In order to favour the elimination of the poisons from the constitution the tissues should be also supplied with plenty of fluid. Plain water, lemon-water, or barley water can be recommended for the purpose.

In the early stages of the ailment the ammoniated tincture of quinine is a very popular remedy. One dram of this preparation, together with an equal quantity of syrup of orange peel, may be taken in water every four hours.

Hot applications are best for the relief of pain, and it is better to reply upon perfect quiet and a darkened room for treatment of the headache.

For the sore throat a simple gargle is usually sufficient, such as a weak solution of Condy’s fluid or this may be supplemented by painting the tonsils and back of the throat with glycerine of borax or carbolised glycerine.

When the digestive system is affected, it is perfectly useless trying to ‘feed the patient up’ whilst any acute symptoms are present. Water may be given freely, and as soon as the vomiting is over a little peptonised milk may be taken at first, and ordinary milk afterwards.

Nourishment should be given in small quantities at a time, and frequently repeated, and the dietary ladder should be ascended with extreme caution. Whilst the temperature is above normal a milk diet must be strictly adhered to, and this should be preferably virolised.

Egg albumin water, prepared by whipping up the whites of three or four eggs, adding a pint of water which, has been boiled and allowed to cool, and flavouring with a little cinnamon, can be thoroughly recommended. Later on egg-flip may be given.

When the temperature is normal eggs and chicken, sweet-breads and fish may be gradually offered, and, finally roast joints. Rest, warmth, and quiet are the sovereign remedies for influenza, and the best preventives of secondary complications. The chief thing is to secure their early adoption.” (Ballarat Star, 1918, p8)

Rest, Hot Lemonade and Quinine

Fruiterers had never sold so many lemons as in this pandemic.  They became so scarce that the Minister for Customs approved a 10% increase on the yearly quantity imported. (SMH 1 Mar 1919 p13)

The main principle is not to regard the disease as being light. Neglect on this point may lead to pneumonia. Exertion must be avoided, the patient must remain indoors, more advisedly, in bed, and perspiration should be induced as far as possible. Hot drinks. including hot lemonade, are also necessary. Ammoniated tincture of quinine is a splendid remedy if used only according to the directions given with it. Inhalations of eucalyptus should also be made. (Newcastle Sun, 11 Sept 1918, p6)

Bonnington’s Irish Moss

This medicine is still on chemist shelves today.

“If taken at commencement, the dangerous effects of influenza will be avoided.” (Daily Telegraph, 23 Nov 1918, p8)

Quinine and Oil of Cinnamon

In London there was a rush for quinine and oil of cinnamon.  A Dr Reginald Jewesbury stated at an inquest that the combination is one of the best known preventatives. (Tweed Daily, 21 Sept 1918, p6)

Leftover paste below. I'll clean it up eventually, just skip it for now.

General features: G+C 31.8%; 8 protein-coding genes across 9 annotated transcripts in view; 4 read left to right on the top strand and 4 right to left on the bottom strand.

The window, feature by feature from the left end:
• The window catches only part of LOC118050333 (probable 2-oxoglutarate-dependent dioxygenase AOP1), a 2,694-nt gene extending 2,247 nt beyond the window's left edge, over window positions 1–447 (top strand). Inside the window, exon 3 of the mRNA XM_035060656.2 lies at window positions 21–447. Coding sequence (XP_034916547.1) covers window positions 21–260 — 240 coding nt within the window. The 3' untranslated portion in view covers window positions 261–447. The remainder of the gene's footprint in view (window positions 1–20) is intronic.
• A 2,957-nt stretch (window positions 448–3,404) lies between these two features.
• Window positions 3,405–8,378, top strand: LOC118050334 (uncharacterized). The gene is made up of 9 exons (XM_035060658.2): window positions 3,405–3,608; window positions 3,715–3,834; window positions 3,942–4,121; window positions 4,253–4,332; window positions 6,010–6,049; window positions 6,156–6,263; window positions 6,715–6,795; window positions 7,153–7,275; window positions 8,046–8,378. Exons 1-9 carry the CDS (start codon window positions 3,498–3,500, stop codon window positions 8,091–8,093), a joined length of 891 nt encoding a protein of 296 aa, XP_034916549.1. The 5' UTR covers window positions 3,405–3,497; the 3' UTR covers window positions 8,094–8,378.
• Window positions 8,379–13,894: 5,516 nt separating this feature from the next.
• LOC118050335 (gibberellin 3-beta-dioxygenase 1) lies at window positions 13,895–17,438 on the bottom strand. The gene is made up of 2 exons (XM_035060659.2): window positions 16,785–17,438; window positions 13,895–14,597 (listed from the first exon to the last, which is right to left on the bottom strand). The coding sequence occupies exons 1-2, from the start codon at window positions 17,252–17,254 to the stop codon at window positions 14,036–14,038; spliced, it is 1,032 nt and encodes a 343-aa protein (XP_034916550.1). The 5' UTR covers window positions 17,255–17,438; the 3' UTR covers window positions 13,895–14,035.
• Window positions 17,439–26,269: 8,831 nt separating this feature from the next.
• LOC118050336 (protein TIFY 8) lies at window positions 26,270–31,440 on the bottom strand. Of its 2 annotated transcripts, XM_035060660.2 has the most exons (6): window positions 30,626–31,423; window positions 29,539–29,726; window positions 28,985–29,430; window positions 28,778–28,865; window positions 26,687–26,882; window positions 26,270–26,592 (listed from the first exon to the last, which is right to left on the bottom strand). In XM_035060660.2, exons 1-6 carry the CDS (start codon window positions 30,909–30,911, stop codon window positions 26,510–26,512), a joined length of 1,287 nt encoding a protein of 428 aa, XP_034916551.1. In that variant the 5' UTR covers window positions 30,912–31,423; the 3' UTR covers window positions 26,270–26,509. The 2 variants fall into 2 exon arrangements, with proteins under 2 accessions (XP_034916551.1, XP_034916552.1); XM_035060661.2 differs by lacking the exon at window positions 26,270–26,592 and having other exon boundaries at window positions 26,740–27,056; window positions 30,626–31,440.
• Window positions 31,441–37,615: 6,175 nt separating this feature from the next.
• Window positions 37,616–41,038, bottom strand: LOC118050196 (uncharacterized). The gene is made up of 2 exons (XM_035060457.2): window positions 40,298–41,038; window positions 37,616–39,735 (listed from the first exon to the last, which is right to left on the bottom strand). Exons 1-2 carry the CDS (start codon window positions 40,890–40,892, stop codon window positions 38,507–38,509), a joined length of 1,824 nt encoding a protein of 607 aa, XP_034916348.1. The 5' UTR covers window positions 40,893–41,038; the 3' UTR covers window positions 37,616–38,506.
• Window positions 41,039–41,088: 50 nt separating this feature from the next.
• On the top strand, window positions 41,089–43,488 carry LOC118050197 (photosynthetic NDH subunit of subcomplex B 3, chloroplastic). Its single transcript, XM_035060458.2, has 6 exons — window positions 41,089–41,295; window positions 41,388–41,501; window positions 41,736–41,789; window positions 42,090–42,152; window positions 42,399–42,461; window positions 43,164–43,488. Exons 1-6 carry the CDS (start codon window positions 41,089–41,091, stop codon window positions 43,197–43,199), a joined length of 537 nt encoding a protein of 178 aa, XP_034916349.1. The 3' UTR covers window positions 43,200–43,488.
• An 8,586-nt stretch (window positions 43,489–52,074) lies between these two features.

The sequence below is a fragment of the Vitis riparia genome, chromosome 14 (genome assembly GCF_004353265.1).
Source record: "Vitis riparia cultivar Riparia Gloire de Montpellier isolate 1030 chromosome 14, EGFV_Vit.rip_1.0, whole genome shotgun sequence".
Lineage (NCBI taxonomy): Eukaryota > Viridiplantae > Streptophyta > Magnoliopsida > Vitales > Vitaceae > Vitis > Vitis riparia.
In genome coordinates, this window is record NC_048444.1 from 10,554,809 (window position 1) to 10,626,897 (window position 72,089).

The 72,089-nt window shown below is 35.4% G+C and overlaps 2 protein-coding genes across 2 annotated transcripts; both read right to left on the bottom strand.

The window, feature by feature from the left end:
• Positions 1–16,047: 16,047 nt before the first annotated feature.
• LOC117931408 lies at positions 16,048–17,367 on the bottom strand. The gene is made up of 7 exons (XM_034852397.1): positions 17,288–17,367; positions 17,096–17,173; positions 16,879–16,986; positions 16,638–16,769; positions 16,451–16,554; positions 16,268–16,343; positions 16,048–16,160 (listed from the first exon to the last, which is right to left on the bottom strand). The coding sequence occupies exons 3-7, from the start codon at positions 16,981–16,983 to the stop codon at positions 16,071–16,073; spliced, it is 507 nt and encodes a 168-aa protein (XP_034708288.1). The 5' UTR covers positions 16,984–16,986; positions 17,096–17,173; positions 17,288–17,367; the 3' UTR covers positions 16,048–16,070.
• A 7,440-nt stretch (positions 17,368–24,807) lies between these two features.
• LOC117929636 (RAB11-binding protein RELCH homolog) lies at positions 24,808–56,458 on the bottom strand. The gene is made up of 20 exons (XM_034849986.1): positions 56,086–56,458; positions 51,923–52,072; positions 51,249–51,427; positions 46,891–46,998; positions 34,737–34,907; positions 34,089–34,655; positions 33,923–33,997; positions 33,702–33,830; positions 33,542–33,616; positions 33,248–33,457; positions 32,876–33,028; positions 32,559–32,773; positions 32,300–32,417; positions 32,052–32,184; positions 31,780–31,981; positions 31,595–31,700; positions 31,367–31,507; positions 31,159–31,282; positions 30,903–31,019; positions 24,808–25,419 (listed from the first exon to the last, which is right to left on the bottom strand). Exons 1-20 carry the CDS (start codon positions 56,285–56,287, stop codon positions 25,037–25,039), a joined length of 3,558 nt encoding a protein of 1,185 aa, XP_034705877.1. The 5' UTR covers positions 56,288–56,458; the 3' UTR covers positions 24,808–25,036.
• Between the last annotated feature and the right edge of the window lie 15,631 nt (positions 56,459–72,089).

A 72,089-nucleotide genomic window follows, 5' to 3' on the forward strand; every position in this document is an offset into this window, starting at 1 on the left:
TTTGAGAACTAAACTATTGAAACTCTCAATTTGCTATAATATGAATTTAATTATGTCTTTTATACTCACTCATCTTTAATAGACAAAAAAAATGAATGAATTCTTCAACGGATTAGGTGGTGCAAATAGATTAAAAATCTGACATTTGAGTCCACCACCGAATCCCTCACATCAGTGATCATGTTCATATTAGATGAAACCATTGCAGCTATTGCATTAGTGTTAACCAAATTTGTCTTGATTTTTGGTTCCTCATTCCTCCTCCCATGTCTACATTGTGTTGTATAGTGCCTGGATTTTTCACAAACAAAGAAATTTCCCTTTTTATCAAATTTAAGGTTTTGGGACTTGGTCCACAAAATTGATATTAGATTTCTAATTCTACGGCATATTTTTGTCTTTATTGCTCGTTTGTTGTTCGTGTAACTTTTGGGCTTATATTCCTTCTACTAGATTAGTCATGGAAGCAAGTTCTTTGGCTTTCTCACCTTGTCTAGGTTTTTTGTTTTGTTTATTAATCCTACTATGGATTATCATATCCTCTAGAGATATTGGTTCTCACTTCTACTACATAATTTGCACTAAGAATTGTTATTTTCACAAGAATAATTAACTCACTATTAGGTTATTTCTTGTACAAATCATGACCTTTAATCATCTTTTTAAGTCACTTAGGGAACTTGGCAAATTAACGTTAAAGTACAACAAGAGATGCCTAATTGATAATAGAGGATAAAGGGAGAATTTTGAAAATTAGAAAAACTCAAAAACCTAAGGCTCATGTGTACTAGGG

Dress warmly was the advice given in the Bendigo Independent because “a stitch in time may save quinine”. (Bendigo Independent 27 Nov 1918 p7)

Formalin Inhalations

Sister E. Kenny, of the Military Hospital at Enoggera, Brisbane, who had considerable experience with the pneumonic-influenza epidemic at Sierra Leone on troopships, extolled the virtues of a daily inhalation of formalin to check to the spread of the disease. She recommended a teaspoonful of formalin added to two quarts of boiling water, and (with eyes closed) take four or five deep breaths of the steam. If a slight stinging sensation in the throat was not experienced, add a little more formalin.

The Director-General of Health (Dr. Paton) however warned that formalin should not be used by unskilled people.

Formalin, is all right in the hands of nurses or anyone else acquainted with its use. (Sydney Morning Herald, 4 Feb 1919, p8)

Bonox

Touted as “A Prevention for the Spanish Flu”, Bonox was credited with building up bodily resistance because it “Turns into Rich Red Blood”.  Such advertising today would have serious legal implications.  However in 1919 it wasn’t a problem.

Bonox – The Builder of Bodily Resistance (Advertisement in Sydney’s Sun, 17 April 1919, p5)

Conclusion

While influenza is still a common and deadly disease we have not again seen the world mortality figures of 50-100 million that accompanied the Spanish flu in 1918-19.  The flu pandemic killed over 12,000 Australians and had disastrous consequences for young families.  Thousands of children were left without one or two parents.

Medical advances in antibiotic development to treat secondary bacterial infections and the increasing sophistication of annual influenza vaccinations have helped control the deadly complications.  Let us hope medical scientists can development a safe and effective vaccine for CoVid19 to help us overcome the current pandemic.

2 Comments
  1. Justin Hadley says

    Amazing the sense of history repeating itself : the closure of all borders from Victoria, the changing policy of masks, the various quackery cures. Yep doesn’t seem we’ve learnt anything.

    1. Sol says

      It seems to be one thing that we are not good at – learning from history. Thank you for your comment.